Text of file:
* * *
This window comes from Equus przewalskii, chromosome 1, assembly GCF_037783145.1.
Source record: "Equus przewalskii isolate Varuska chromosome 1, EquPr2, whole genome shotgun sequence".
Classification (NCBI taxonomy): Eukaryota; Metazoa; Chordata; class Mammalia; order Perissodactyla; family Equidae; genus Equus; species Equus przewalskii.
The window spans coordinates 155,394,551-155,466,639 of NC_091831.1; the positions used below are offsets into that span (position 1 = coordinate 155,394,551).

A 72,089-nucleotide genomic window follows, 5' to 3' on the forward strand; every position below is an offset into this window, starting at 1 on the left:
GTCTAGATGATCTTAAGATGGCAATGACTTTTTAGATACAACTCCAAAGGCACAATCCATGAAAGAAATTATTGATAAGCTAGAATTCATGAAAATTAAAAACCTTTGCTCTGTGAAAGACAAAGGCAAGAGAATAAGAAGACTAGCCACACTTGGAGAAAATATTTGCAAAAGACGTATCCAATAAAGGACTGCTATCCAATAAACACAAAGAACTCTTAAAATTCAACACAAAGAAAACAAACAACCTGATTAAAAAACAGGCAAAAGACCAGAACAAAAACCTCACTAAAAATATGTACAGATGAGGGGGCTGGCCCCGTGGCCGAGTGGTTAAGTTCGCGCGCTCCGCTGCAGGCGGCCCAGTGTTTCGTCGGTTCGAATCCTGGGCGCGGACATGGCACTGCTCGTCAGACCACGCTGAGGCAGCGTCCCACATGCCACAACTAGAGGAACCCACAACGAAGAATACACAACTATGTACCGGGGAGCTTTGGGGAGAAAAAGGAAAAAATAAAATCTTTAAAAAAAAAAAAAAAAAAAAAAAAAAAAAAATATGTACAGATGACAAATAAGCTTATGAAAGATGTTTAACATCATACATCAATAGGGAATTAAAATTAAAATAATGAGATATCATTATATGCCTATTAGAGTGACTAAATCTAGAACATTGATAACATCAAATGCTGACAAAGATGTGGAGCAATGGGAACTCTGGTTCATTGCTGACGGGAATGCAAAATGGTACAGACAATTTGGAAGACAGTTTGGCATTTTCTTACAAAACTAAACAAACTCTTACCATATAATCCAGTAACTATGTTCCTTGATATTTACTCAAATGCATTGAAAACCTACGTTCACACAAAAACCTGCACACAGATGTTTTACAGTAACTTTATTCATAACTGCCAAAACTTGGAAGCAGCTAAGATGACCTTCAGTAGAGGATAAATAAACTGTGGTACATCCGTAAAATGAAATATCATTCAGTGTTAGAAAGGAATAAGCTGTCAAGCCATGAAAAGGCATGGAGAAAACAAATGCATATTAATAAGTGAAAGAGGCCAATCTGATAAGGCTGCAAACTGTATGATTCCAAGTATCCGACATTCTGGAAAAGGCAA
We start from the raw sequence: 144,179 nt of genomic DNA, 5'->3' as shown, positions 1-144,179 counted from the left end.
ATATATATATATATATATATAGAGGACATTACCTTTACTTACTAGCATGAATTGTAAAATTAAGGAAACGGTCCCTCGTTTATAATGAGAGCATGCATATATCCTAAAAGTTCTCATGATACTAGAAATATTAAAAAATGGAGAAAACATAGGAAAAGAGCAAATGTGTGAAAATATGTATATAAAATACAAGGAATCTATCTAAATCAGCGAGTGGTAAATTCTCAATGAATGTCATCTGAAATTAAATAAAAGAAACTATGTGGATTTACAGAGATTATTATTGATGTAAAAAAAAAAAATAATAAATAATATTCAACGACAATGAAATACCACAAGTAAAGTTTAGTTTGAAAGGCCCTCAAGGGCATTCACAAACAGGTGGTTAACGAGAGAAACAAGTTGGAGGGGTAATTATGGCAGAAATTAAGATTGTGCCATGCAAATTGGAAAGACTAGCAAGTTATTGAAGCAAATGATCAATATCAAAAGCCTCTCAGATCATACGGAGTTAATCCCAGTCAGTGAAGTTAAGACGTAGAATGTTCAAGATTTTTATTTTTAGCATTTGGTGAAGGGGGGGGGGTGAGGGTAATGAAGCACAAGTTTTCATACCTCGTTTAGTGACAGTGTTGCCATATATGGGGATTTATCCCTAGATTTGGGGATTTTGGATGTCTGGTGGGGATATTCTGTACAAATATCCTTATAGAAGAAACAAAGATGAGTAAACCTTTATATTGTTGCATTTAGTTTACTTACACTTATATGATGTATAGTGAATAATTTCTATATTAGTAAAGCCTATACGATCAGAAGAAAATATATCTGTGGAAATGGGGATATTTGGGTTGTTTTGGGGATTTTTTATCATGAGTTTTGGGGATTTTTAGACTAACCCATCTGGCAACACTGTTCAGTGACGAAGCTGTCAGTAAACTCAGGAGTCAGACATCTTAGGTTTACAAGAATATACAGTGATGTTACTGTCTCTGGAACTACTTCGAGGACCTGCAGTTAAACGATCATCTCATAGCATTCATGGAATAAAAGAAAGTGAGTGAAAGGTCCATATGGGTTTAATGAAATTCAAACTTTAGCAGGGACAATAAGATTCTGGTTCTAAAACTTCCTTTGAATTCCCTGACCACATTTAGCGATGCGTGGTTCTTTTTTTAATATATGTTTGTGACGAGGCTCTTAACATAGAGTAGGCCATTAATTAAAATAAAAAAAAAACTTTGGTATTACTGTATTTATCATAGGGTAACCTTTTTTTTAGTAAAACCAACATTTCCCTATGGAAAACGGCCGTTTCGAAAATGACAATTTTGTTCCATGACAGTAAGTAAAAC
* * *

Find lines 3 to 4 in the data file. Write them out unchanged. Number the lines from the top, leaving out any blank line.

Classification (NCBI taxonomy): Eukaryota; Metazoa; Chordata; class Mammalia; order Perissodactyla; family Equidae; genus Equus; species Equus przewalskii.
The window spans coordinates 155,394,551-155,466,639 of NC_091831.1; the positions used below are offsets into that span (position 1 = coordinate 155,394,551).